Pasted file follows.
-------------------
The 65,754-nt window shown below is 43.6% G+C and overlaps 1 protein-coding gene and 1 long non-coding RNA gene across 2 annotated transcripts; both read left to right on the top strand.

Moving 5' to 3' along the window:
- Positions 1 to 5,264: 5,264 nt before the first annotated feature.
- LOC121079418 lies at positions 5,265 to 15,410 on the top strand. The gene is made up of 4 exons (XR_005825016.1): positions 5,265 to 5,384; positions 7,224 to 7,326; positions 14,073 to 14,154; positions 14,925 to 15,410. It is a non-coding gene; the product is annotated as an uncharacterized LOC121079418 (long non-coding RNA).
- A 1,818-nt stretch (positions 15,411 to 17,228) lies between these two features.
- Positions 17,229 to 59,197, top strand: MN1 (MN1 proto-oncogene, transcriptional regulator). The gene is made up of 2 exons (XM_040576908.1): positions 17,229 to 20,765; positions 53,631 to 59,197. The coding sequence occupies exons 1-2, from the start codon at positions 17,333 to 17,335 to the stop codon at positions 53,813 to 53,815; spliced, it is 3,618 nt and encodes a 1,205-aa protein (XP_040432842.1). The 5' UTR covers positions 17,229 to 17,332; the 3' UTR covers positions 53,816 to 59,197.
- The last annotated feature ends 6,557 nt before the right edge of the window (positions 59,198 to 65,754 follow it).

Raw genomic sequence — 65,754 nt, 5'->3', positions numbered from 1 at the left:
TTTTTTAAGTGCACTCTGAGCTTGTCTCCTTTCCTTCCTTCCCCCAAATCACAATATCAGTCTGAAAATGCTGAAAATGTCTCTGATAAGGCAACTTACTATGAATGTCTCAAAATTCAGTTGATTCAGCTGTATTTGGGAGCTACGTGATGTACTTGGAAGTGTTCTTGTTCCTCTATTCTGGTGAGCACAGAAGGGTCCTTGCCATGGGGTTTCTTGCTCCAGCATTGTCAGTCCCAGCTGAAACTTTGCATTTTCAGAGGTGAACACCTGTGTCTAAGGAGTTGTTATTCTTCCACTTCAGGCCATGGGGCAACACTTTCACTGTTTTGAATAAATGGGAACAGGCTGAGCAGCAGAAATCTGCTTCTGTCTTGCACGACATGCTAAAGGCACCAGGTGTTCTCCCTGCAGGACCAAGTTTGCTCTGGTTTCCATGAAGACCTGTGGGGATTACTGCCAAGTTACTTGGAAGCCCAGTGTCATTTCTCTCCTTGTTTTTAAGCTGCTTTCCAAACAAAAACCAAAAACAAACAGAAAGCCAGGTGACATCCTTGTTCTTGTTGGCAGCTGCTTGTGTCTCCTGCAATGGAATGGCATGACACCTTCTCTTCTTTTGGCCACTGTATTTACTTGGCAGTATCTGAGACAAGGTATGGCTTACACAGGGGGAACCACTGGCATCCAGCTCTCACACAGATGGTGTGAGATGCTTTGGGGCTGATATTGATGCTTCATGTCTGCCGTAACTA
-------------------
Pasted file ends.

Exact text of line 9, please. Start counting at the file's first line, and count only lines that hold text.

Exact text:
TTTTTTAAGTGCACTCTGAGCTTGTCTCCTTTCCTTCCTTCCCCCAAATCACAATATCAGTCTGAAAATGCTGAAAATGTCTCTGATAAGGCAACTTACTATGAATGTCTCAAAATTCAGTTGATTCAGCTGTATTTGGGAGCTACGTGATGTACTTGGAAGTGTTCTTGTTCCTCTATTCTGGTGAGCACAGAAGGGTCCTTGCCATGGGGTTTCTTGCTCCAGCATTGTCAGTCCCAGCTGAAACTTTGCATTTTCAGAGGTGAACACCTGTGTCTAAGGAGTTGTTATTCTTCCACTTCAGGCCATGGGGCAACACTTTCACTGTTTTGAATAAATGGGAACAGGCTGAGCAGCAGAAATCTGCTTCTGTCTTGCACGACATGCTAAAGGCACCAGGTGTTCTCCCTGCAGGACCAAGTTTGCTCTGGTTTCCATGAAGACCTGTGGGGATTACTGCCAAGTTACTTGGAAGCCCAGTGTCATTTCTCTCCTTGTTTTTAAGCTGCTTTCCAAACAAAAACCAAAAACAAACAGAAAGCCAGGTGACATCCTTGTTCTTGTTGGCAGCTGCTTGTGTCTCCTGCAATGGAATGGCATGACACCTTCTCTTCTTTTGGCCACTGTATTTACTTGGCAGTATCTGAGACAAGGTATGGCTTACACAGGGGGAACCACTGGCATCCAGCTCTCACACAGATGGTGTGAGATGCTTTGGGGCTGATATTGATGCTTCATGTCTGCCGTAACTA